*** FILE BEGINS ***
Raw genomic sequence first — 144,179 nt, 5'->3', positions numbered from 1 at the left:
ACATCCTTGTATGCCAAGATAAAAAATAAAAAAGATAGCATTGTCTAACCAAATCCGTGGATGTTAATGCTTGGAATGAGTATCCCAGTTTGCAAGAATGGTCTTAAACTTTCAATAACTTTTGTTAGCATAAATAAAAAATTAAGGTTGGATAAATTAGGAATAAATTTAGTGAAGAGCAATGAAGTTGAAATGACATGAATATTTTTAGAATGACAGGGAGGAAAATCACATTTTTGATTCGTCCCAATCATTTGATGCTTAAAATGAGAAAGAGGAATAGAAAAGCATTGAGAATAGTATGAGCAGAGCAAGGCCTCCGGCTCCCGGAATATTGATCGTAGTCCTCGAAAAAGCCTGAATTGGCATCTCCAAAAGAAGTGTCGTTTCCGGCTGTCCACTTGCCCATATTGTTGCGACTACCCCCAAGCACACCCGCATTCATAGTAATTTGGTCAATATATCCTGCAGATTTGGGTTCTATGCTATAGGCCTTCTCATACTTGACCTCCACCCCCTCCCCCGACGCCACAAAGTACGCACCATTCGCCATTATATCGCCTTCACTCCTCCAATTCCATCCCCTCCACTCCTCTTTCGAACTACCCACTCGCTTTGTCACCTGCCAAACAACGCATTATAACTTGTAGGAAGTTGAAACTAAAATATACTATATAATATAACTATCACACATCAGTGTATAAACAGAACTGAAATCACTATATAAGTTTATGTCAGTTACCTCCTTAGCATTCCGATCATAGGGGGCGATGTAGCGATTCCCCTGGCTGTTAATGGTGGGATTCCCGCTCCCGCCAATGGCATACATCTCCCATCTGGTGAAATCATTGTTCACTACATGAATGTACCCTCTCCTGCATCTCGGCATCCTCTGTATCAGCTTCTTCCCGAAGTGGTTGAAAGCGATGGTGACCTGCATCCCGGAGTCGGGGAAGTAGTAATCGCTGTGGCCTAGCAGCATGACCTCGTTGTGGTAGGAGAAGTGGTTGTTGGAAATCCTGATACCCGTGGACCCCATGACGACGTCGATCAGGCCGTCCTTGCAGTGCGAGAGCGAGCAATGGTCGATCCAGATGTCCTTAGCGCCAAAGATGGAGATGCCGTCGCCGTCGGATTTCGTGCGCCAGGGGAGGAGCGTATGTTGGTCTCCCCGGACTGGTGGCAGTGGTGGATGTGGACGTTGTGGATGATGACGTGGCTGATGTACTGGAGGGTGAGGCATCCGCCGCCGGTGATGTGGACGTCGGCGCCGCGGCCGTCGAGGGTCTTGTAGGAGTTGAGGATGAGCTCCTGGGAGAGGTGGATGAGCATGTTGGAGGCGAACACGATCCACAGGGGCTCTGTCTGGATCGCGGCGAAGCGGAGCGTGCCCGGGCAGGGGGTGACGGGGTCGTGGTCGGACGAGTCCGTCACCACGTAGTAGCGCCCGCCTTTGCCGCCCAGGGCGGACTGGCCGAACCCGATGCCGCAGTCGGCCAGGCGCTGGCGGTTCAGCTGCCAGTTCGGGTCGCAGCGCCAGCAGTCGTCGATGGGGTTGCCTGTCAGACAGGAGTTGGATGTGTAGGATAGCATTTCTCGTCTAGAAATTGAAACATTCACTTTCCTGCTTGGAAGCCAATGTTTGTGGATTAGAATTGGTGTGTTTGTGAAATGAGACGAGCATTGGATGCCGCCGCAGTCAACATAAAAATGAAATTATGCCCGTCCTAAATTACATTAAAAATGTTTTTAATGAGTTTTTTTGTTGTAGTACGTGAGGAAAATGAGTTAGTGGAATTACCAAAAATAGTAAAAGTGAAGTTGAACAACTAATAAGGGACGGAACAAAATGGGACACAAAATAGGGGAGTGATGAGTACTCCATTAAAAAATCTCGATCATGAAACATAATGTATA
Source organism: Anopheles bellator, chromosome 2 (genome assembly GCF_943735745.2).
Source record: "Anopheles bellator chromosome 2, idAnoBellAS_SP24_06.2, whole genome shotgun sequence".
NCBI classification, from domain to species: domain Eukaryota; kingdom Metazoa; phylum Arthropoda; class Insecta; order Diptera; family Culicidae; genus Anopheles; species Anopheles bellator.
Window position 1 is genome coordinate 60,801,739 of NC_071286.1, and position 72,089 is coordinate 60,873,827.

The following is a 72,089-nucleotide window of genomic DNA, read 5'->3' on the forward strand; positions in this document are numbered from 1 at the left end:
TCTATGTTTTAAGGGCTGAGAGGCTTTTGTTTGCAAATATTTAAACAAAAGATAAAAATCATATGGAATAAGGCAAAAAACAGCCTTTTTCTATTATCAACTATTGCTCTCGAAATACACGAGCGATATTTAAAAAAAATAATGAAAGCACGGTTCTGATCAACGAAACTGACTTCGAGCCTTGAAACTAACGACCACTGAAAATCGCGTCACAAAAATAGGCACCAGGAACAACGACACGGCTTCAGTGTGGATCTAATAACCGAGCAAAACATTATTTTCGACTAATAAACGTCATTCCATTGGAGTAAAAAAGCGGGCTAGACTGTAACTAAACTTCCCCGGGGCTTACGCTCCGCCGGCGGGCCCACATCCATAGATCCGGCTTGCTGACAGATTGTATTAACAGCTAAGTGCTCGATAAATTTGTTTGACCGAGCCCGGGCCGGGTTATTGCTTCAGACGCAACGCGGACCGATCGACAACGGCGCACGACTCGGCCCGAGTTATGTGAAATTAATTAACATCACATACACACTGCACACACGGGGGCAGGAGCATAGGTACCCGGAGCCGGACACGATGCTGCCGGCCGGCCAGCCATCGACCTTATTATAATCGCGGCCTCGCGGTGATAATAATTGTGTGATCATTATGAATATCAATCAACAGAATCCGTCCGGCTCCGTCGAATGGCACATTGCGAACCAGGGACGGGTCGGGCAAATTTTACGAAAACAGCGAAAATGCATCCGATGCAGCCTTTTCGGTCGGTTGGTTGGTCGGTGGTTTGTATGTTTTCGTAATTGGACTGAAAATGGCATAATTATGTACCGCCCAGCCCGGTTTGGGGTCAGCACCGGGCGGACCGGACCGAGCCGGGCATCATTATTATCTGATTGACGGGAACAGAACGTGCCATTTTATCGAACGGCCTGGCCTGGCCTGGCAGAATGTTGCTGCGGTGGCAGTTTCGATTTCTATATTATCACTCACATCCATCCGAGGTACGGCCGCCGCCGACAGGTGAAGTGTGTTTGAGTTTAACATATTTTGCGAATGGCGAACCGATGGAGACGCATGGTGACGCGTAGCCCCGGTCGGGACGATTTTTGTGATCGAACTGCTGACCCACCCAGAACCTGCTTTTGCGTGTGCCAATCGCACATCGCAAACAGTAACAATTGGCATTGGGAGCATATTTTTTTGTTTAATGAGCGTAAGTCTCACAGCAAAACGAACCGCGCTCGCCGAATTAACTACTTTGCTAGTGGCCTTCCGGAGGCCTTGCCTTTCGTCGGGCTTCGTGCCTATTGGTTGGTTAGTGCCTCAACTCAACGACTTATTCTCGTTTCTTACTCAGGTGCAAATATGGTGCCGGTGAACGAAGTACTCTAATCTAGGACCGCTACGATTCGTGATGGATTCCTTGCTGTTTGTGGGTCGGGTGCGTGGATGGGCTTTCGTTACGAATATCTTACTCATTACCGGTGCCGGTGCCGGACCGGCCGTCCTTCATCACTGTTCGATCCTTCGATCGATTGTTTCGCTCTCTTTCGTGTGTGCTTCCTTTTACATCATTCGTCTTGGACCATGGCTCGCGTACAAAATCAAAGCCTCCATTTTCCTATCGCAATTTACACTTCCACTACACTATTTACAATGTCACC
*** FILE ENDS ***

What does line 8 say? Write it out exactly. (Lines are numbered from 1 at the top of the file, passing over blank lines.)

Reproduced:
TCTATGTTTTAAGGGCTGAGAGGCTTTTGTTTGCAAATATTTAAACAAAAGATAAAAATCATATGGAATAAGGCAAAAAACAGCCTTTTTCTATTATCAACTATTGCTCTCGAAATACACGAGCGATATTTAAAAAAAATAATGAAAGCACGGTTCTGATCAACGAAACTGACTTCGAGCCTTGAAACTAACGACCACTGAAAATCGCGTCACAAAAATAGGCACCAGGAACAACGACACGGCTTCAGTGTGGATCTAATAACCGAGCAAAACATTATTTTCGACTAATAAACGTCATTCCATTGGAGTAAAAAAGCGGGCTAGACTGTAACTAAACTTCCCCGGGGCTTACGCTCCGCCGGCGGGCCCACATCCATAGATCCGGCTTGCTGACAGATTGTATTAACAGCTAAGTGCTCGATAAATTTGTTTGACCGAGCCCGGGCCGGGTTATTGCTTCAGACGCAACGCGGACCGATCGACAACGGCGCACGACTCGGCCCGAGTTATGTGAAATTAATTAACATCACATACACACTGCACACACGGGGGCAGGAGCATAGGTACCCGGAGCCGGACACGATGCTGCCGGCCGGCCAGCCATCGACCTTATTATAATCGCGGCCTCGCGGTGATAATAATTGTGTGATCATTATGAATATCAATCAACAGAATCCGTCCGGCTCCGTCGAATGGCACATTGCGAACCAGGGACGGGTCGGGCAAATTTTACGAAAACAGCGAAAATGCATCCGATGCAGCCTTTTCGGTCGGTTGGTTGGTCGGTGGTTTGTATGTTTTCGTAATTGGACTGAAAATGGCATAATTATGTACCGCCCAGCCCGGTTTGGGGTCAGCACCGGGCGGACCGGACCGAGCCGGGCATCATTATTATCTGATTGACGGGAACAGAACGTGCCATTTTATCGAACGGCCTGGCCTGGCCTGGCAGAATGTTGCTGCGGTGGCAGTTTCGATTTCTATATTATCACTCACATCCATCCGAGGTACGGCCGCCGCCGACAGGTGAAGTGTGTTTGAGTTTAACATATTTTGCGAATGGCGAACCGATGGAGACGCATGGTGACGCGTAGCCCCGGTCGGGACGATTTTTGTGATCGAACTGCTGACCCACCCAGAACCTGCTTTTGCGTGTGCCAATCGCACATCGCAAACAGTAACAATTGGCATTGGGAGCATATTTTTTTGTTTAATGAGCGTAAGTCTCACAGCAAAACGAACCGCGCTCGCCGAATTAACTACTTTGCTAGTGGCCTTCCGGAGGCCTTGCCTTTCGTCGGGCTTCGTGCCTATTGGTTGGTTAGTGCCTCAACTCAACGACTTATTCTCGTTTCTTACTCAGGTGCAAATATGGTGCCGGTGAACGAAGTACTCTAATCTAGGACCGCTACGATTCGTGATGGATTCCTTGCTGTTTGTGGGTCGGGTGCGTGGATGGGCTTTCGTTACGAATATCTTACTCATTACCGGTGCCGGTGCCGGACCGGCCGTCCTTCATCACTGTTCGATCCTTCGATCGATTGTTTCGCTCTCTTTCGTGTGTGCTTCCTTTTACATCATTCGTCTTGGACCATGGCTCGCGTACAAAATCAAAGCCTCCATTTTCCTATCGCAATTTACACTTCCACTACACTATTTACAATGTCACC